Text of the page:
Consummation & Cannibalism

Love is a human religion in which another person is believed in.


Spreading our ashes over a
volcano, my smile leaves wrinkles
of a shadow, in humid un-

dress the heaven’s ark of your back
lowers to collect the last tears
of love left by my hand before

I ran off, devil’s sealing wax
adrift on a raft damp with lives
damned like the narrow eyes of bent

needles, always needing to be
filled to mend these holes a faithless
torrent of sweating men’s needs have

opened, spilling galaxies of
victims seeding star-lit shallows
doves circle by way of caution,

birds afoul of how many cocks
before them seeking peace there, found
nothing, in this depression I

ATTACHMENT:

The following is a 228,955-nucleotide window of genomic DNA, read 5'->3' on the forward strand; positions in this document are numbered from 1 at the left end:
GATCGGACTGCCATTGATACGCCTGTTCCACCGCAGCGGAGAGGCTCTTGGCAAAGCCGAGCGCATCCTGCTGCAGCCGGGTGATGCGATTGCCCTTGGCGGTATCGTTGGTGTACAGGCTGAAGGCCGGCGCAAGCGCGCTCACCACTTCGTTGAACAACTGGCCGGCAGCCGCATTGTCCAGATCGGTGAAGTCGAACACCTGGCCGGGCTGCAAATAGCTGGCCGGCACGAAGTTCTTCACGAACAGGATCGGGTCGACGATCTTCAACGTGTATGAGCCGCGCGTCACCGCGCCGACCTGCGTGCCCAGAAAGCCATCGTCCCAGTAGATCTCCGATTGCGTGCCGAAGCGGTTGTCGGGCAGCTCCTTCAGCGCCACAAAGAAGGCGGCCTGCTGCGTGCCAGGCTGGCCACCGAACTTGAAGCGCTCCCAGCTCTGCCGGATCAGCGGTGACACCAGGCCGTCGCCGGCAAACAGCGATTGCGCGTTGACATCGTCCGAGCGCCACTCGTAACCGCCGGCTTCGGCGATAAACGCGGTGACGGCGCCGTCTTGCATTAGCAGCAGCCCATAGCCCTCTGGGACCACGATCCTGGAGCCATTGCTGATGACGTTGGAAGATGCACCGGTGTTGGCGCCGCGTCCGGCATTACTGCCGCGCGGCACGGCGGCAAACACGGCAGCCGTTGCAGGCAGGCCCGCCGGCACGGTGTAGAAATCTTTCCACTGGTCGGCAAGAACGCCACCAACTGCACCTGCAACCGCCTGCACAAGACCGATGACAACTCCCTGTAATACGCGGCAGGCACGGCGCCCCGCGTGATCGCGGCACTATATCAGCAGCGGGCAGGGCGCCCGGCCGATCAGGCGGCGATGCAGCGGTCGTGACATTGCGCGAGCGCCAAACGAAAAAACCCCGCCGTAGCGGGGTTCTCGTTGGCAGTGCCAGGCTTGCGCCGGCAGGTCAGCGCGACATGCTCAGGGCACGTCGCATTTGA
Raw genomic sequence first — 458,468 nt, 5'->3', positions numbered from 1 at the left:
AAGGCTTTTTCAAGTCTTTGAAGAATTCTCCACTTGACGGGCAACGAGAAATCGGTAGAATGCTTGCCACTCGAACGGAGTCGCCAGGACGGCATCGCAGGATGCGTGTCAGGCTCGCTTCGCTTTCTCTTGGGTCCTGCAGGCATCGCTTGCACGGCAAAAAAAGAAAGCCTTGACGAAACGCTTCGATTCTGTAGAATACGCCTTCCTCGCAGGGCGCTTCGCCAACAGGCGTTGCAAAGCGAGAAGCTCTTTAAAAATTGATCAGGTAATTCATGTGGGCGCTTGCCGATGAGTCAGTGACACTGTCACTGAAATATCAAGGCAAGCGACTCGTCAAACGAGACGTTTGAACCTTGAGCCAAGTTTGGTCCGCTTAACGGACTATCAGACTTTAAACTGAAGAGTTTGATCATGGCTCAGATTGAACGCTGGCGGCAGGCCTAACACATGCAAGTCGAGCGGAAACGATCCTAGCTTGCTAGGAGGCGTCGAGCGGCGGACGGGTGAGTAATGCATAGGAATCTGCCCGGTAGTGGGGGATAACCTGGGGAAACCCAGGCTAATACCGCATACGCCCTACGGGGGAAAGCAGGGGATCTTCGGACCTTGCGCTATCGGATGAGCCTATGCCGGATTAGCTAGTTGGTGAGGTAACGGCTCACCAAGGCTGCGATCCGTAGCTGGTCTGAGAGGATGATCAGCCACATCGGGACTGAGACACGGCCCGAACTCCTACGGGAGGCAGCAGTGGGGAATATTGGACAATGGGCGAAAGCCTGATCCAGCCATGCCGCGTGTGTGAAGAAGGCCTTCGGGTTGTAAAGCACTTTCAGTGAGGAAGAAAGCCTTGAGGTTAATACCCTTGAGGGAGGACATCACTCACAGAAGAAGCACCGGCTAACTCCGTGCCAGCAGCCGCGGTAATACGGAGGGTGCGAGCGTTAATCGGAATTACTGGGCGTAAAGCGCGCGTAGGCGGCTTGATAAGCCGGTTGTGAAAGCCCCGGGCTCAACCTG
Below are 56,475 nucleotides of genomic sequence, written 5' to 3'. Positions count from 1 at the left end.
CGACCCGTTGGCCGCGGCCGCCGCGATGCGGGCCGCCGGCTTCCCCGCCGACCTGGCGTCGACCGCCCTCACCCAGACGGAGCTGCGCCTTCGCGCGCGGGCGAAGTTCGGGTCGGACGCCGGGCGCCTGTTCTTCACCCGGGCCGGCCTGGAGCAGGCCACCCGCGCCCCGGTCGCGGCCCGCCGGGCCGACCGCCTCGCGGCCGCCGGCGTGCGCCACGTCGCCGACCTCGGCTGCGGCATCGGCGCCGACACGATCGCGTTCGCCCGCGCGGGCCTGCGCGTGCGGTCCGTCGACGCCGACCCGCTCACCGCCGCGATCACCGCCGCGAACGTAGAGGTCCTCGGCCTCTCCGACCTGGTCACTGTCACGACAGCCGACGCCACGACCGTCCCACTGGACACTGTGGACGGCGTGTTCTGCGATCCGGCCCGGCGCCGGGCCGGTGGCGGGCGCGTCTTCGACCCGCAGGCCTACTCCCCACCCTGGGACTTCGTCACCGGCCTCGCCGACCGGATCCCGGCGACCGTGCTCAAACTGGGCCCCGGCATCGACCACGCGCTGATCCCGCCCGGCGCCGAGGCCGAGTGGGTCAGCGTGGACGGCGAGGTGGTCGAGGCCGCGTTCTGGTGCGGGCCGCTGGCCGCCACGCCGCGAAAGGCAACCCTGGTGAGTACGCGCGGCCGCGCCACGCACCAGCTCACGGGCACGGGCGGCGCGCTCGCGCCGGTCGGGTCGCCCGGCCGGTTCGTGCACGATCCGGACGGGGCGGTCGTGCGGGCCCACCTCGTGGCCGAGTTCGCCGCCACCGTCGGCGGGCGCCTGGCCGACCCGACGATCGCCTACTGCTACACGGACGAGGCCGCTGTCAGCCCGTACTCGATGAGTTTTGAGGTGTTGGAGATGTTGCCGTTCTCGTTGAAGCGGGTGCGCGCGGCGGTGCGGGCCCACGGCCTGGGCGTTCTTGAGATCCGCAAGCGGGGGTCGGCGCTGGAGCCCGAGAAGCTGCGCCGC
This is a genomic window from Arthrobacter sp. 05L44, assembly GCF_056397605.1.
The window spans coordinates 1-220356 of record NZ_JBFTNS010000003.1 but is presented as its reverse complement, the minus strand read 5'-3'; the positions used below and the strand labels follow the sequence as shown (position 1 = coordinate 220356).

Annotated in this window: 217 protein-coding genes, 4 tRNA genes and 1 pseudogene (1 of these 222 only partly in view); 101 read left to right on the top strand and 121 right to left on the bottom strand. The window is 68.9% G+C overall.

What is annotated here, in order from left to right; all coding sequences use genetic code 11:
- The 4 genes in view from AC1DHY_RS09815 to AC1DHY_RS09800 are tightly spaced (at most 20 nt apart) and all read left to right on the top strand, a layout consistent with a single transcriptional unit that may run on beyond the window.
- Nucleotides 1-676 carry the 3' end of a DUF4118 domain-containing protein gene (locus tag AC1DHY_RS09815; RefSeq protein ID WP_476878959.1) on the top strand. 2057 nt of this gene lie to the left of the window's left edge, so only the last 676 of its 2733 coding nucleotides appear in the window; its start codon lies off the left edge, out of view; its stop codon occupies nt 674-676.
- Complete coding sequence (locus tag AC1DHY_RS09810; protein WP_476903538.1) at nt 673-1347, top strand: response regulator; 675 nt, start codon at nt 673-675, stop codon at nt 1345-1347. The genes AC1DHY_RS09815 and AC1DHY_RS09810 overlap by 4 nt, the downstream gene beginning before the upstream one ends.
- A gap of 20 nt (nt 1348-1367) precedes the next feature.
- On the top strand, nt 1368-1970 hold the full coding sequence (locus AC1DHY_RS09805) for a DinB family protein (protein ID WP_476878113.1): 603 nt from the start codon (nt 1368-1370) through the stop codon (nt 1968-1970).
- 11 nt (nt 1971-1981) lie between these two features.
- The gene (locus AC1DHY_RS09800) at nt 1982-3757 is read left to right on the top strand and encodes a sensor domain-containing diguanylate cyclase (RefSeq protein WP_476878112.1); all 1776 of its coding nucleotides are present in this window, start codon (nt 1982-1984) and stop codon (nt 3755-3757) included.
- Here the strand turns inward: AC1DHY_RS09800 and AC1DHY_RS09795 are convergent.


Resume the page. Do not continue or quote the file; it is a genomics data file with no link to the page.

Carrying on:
have not buried but laid something,
a fragment of a wreck partial
to certain monumentalism,


I’ve a burning urge to drink out-
side the bush, to be nourished by
that box from which lovers lunch and

launch that starving barge we call us
and struggle to live on, so we
jump off, sinking its teeth of oars

in impossible deluge be-
fore ordering more force from the
storm, taking on with bardic and

Odyssean arms its thunder
of alarm foaming jaws from their
calm, a fable framing us in

foreign shores our lost hearts’ native
narratives know no more, ends of
earth oceans of lines rub the wrong

way, borders of lips licking thick
inhibition from their kisses
whisper nothing as together

we discover no difference
between this consummation and
cannibalism devouring us.

1Robert Seidenberg, “Marriage, Motives, and Mixtures” in Marriage in Life and Literature, published at New York by Philosophical Library in 1970; page 32.